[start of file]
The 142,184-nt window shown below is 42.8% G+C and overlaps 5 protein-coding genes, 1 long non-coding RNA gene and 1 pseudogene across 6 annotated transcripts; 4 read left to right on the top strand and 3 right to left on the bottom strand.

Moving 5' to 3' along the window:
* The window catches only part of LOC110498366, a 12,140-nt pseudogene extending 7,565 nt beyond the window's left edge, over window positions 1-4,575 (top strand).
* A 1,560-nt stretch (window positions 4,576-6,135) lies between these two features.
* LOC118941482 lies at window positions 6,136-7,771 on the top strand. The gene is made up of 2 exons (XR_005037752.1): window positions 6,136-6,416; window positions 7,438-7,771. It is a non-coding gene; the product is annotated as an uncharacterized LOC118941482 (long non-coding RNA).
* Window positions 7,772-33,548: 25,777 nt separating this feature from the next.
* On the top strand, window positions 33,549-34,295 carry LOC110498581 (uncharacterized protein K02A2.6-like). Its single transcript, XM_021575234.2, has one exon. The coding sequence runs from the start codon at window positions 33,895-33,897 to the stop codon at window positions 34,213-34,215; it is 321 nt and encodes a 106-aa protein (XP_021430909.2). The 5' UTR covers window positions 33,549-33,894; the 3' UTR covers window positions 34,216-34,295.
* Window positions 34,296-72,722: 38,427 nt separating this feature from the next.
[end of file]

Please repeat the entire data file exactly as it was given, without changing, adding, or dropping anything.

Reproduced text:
The 142,184-nt window shown below is 42.8% G+C and overlaps 5 protein-coding genes, 1 long non-coding RNA gene and 1 pseudogene across 6 annotated transcripts; 4 read left to right on the top strand and 3 right to left on the bottom strand.

Moving 5' to 3' along the window:
* The window catches only part of LOC110498366, a 12,140-nt pseudogene extending 7,565 nt beyond the window's left edge, over window positions 1-4,575 (top strand).
* A 1,560-nt stretch (window positions 4,576-6,135) lies between these two features.
* LOC118941482 lies at window positions 6,136-7,771 on the top strand. The gene is made up of 2 exons (XR_005037752.1): window positions 6,136-6,416; window positions 7,438-7,771. It is a non-coding gene; the product is annotated as an uncharacterized LOC118941482 (long non-coding RNA).
* Window positions 7,772-33,548: 25,777 nt separating this feature from the next.
* On the top strand, window positions 33,549-34,295 carry LOC110498581 (uncharacterized protein K02A2.6-like). Its single transcript, XM_021575234.2, has one exon. The coding sequence runs from the start codon at window positions 33,895-33,897 to the stop codon at window positions 34,213-34,215; it is 321 nt and encodes a 106-aa protein (XP_021430909.2). The 5' UTR covers window positions 33,549-33,894; the 3' UTR covers window positions 34,216-34,295.
* Window positions 34,296-72,722: 38,427 nt separating this feature from the next.